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Every Spring, flocks of Pacific Golden Plovers make a 3,000-mile flight from winter homes in Hawai'i to northern Alaska where they live all summer among musk ox, grizzly bear, sandhill crane and Arctic fox. Their amazing annual migration is a compelling nature tale for children and adults, which also brings to light the bird's relevance to ancient Hawaiian culture.


Flight of the Golden Plover
The Amazing Migration Between Hawai'i and Alaska
by Debbie S. Miller

The golden plover is a powerful bird of hula chants and legends. Called Kolea, it embodies the spirit of Kumukahi, a god with strong healing powers. It may have assisted ancient Polynesian explorers from the South Pacific in discovering the Hawaiian Islands. The plovers themselves are excellent navigators, beginning their journey at night and using stars and the sun to make their way between the Arctic tundra and Hawai'i.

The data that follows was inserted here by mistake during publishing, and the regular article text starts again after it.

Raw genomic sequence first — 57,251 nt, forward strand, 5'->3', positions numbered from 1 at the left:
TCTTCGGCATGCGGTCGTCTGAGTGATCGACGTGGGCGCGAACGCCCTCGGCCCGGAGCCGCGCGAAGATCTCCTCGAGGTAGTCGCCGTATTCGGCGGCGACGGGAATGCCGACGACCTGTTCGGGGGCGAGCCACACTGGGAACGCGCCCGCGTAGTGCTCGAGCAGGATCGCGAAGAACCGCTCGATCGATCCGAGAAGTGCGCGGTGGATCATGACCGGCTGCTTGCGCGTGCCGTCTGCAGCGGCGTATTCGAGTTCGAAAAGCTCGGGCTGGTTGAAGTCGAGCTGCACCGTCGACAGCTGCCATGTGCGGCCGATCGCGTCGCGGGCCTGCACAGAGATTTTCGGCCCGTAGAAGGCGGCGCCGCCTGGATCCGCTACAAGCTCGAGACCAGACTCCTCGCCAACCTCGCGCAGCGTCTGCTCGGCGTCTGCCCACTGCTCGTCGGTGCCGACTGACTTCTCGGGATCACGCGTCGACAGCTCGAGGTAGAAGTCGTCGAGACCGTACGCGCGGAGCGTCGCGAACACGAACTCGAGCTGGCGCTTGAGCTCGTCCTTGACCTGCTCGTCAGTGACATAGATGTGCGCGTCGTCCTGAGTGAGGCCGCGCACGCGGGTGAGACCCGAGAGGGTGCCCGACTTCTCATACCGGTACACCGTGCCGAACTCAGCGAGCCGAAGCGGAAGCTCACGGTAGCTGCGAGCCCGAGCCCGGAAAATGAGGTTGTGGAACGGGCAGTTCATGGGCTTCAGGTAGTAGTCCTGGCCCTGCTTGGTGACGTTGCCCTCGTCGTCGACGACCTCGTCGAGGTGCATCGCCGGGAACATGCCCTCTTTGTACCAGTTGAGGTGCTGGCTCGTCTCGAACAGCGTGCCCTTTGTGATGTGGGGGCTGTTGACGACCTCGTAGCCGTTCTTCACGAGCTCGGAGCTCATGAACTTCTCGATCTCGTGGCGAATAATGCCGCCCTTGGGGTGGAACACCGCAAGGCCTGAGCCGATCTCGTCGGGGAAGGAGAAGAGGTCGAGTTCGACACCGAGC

The golden plovers accomplish one of the world's longest over-water migrations, flying an average of 60 miles an hour, riding the high winds, pumping their wings, and burning fat they stored for energy while wintering in Hawai'i. On the Alaskan tundra, the golden plovers feed on lichens and berries; they nest and protect their young and fatten up the family before the return trip to Hawai'i each August.

Flight of the Golden Plover features excellent illustrations of migration, nesting, protecting the young from predators, and life among other Hawaiian and Alaskan species. It also includes a fact page about the bird and its natural history.


Inside pages with illustrations by Daniel Van Zyle